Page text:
The word serendipity comes from a Persian tale called The Three Princes of Serendip, written by musician and poet Amir Khusrow in 1302. It tells the story of King Jafer, the philosopher king of Serendip, who saw to it that his three grown sons receive the best education in the kingdom. He believed that book learning had to be complemented with real world experience, and they were ordered to leave on horseback toward discovery. The princes seized the opportunity and had a joyous time turning observations and experiences into inferences, simply for the fun of it.


Many years later, in 1740s England, Horace Walpole, a young historian wrote to a friend about this “silly fairy tale” he had read, and in this letter coined the word serendipity, to explain the skill of combining discovery and sagacity.  The origin of the word matters to the extent of understanding it first as a skill.

A surprise discovery

On 3 September 1928, the biologist Alexander Fleming had just returned to his laboratory after spending August away on holiday with family. Before leaving, he had stacked all his cultures of staphylococci bacteria on a bench in a corner of his lab. On returning, Fleming noticed that one culture was contaminated with a fungus and that the colonies of staphylococci surrounding the fungus had been destroyed. The other staphylococci colonies farther away hadn’t changed. After famously remarking “That’s funny”, Fleming showed the contaminated culture to his former assistant Merlin Price, who encouraged him to grow the mold in a pure culture. What they found was that it produced a substance that killed several disease-causing bacteria. He set his assistants to work and isolated the Pencillium genus from the mold. After some months of calling it “mold juice”, he renamed the substance as penicillin on 7 March 1929, and introduced its value in a medical journal in passing reference.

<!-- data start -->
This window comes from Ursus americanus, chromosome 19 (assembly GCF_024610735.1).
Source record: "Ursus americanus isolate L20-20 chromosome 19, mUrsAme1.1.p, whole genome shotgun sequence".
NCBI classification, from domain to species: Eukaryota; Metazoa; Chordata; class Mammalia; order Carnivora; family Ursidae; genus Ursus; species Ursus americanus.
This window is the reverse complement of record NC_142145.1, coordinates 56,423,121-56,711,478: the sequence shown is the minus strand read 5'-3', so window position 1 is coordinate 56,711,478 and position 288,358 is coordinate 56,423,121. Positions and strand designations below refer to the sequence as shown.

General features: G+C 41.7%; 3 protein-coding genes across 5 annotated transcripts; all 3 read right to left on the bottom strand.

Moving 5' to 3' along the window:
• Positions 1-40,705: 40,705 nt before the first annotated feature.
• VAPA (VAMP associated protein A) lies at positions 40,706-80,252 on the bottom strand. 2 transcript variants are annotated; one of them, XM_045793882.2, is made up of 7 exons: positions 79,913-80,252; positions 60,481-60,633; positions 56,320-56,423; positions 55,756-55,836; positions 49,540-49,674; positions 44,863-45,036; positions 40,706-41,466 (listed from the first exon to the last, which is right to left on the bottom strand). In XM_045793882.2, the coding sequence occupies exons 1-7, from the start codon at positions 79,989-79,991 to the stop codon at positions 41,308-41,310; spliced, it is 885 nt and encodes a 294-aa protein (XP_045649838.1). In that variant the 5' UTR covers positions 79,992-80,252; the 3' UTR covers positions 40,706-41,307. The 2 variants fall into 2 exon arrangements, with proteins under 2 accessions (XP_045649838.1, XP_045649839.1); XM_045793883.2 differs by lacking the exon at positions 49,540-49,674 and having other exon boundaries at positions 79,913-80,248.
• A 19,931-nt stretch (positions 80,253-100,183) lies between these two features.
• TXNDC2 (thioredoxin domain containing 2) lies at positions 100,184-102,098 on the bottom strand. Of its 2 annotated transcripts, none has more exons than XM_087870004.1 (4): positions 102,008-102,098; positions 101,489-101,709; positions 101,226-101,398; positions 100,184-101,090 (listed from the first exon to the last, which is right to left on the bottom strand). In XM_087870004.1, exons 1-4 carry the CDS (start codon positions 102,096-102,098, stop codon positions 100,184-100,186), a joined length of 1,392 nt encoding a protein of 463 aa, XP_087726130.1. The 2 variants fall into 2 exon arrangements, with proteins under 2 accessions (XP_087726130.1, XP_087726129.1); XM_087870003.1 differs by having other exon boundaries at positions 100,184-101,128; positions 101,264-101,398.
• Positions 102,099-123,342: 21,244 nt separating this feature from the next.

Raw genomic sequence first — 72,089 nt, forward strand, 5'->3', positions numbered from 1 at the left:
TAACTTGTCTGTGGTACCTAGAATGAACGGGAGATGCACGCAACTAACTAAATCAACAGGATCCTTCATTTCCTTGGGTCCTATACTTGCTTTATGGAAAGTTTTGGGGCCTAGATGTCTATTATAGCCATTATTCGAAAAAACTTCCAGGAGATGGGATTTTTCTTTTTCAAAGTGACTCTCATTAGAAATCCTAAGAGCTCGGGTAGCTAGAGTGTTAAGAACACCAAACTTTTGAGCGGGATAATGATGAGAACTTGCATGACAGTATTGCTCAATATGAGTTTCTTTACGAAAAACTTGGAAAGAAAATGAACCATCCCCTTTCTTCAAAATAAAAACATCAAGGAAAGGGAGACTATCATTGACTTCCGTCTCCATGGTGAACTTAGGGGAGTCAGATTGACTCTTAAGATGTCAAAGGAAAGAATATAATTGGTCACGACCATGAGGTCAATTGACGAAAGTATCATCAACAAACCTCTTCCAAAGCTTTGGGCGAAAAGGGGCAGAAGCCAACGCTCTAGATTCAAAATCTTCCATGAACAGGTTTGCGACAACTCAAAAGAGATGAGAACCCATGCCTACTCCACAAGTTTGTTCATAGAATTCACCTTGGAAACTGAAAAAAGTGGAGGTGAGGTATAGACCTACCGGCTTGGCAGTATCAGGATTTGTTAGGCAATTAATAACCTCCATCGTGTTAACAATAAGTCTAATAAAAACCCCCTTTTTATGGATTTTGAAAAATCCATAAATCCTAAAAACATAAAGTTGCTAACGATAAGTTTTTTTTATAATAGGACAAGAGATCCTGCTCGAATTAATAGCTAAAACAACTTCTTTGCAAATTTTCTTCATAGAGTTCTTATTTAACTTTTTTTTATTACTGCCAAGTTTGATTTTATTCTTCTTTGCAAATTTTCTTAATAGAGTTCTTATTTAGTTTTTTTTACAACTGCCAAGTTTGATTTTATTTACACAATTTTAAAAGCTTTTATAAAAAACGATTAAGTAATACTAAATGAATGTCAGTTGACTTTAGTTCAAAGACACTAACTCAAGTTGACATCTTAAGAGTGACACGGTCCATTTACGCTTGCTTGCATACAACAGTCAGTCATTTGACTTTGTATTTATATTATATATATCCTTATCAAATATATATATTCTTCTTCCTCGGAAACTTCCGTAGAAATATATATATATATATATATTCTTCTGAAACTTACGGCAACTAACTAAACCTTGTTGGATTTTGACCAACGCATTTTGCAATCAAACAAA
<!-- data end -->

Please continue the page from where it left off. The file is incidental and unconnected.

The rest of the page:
Serendipity is believed to be a spark of magic that is caused by simple chance, a moment in time that cannot be foreseen, but this is just a part of it. It is a combination of chance occurrence with acquired knowledge; an accident that creates opportunity. Serendipity, thus, is a capability, and as such must be trained to reinforce its purpose and likelihood of its occurrence. This is the ability that leverages chance: Virtute Duce, Comite Fortuna, to be guided by virtue in the company of fortune.

King Jafer understood that knowledge could create wonderful things when mixed with experience. Creative leadership knows this intuitively – it is closely tied to mastering ambiguity while seeking broad inspiration. The thing we look to is the preparation work that must be done beforehand in a design for serendipity to occur. But what are the steps to take for mastering this capability?